Nikko Asset Management's Chief Global Strategist says Donald Trump’s life will be 'miserable for the next two years'

Nicholas Kamm/AFP/Getty Images
  • Nikko Asset Management’s Chief Global Strategist John Vail predicts Donald Trump’s life will now be “miserable for the next two years”.
  • He says a Democrat-controlled House could lead to investigations into his affairs and a possible impeachment.
  • While this will make Trump’s time as President tough ahead of the next election in 2020, he says it’s not all bad news for the Republican Party given it strengthened its majority in the Senate.
  • Vail says today’s result diminishes the prospect of Trump being reelected, should he indeed choose to run again.

While the US Presidential Election shocked many around the world back two years ago, the same cannot be said about today’s midterm election result.

As the polls predicted, the Democrats now have majority control of the House of Representatives while the Republicans have retained their grip on the Senate.

The question now is what will happen next?

There’s no shortage of opinions floating around, but this one from Nikko Asset Management’s Chief Global Strategist John Vail certainly caught our eye.

In his opinion, with Democrats taking the House, Donald Trump’s life will now be “miserable for the next two years”.

“The House will be controlled by the Democrats, which will make Trump’s life miserable for the next two years, with many deep House committee investigations into his affairs, which could well lead to impeachment,” he says.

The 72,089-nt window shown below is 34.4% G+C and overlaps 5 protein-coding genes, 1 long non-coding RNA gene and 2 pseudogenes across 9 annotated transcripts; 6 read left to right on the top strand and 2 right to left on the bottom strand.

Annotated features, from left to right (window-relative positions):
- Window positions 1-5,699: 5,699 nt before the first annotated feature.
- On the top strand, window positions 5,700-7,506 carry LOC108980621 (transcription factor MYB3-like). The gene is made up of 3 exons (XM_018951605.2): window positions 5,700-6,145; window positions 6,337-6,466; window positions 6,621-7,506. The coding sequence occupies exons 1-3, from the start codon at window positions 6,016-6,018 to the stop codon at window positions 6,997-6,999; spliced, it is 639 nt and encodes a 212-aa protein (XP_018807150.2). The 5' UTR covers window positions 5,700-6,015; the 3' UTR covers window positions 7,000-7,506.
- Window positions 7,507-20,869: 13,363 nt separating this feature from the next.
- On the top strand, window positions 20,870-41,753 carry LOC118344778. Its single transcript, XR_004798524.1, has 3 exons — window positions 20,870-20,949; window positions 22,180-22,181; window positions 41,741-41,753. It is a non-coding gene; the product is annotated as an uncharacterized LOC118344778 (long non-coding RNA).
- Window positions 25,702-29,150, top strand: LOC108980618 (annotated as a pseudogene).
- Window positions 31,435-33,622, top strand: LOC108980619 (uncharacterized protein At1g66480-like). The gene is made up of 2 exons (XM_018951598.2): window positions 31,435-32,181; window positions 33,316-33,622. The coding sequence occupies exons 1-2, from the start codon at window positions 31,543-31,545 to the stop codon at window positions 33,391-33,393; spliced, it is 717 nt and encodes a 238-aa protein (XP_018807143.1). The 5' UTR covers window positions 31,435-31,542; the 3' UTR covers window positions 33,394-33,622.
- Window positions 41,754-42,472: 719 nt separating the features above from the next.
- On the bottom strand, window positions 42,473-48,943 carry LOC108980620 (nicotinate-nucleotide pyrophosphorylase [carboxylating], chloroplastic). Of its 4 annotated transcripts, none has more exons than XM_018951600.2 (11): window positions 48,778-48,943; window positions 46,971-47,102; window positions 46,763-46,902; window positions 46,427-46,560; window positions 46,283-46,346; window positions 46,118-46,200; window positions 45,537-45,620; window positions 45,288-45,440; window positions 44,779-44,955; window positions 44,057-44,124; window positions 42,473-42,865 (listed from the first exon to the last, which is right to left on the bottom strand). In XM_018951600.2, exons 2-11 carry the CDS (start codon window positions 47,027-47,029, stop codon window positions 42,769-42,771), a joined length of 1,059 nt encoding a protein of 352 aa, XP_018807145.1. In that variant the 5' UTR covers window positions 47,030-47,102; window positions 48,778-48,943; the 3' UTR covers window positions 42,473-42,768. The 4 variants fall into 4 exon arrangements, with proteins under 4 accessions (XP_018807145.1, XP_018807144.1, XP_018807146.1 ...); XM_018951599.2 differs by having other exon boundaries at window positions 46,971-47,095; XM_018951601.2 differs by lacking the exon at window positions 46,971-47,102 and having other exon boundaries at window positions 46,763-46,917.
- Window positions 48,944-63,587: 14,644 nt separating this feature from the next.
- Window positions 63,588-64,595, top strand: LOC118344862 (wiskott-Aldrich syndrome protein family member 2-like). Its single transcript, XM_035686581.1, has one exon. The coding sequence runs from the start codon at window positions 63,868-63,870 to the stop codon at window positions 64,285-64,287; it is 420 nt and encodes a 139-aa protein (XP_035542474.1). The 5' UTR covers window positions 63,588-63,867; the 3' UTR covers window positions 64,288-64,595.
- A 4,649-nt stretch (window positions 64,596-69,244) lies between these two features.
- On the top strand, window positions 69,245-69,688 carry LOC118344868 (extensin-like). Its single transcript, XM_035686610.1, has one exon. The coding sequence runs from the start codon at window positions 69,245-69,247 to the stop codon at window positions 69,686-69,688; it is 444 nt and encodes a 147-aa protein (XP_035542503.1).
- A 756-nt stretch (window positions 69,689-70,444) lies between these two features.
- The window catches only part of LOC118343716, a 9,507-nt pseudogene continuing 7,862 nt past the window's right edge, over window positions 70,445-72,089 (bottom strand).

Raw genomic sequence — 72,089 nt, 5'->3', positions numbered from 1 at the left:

“Incriminations, however, will likely fly from both sides, as Trump will likely appoint a much more partisan Attorney General.”

However, while this will make Trump’s time as President tough ahead of the next election in 2020, Vail says it’s not all bad news for the Republican Party.

“The GOP increased its majority in the Senate by several seats, which will make confirmations of judges and administration officials easier and overriding his vetoes harder. It will also make conviction of Trump, if impeached by the House, less likely,” he says.

Vail says today’s result diminishes the prospect of Trump being reelected, should he indeed choose to run again.

“The chances of an impeached, but not convicted President being re-elected, seems unlikely, but not impossible in this uncertain world,” he says.

“In such a situation, Trump might not even wish to run again, and in any respect, the chance of GOP Presidential victory in 2020 seem much diminished.”

Given that view, Vail says this may well mean “higher taxes and more business and environmental regulations after 2020”.

For an economy that’s likely to be growing substantially slower in the coming years than what it is today, that will present additional challenges to financial markets, especially should monetary policy settings globally be significantly tighter than what they already are.

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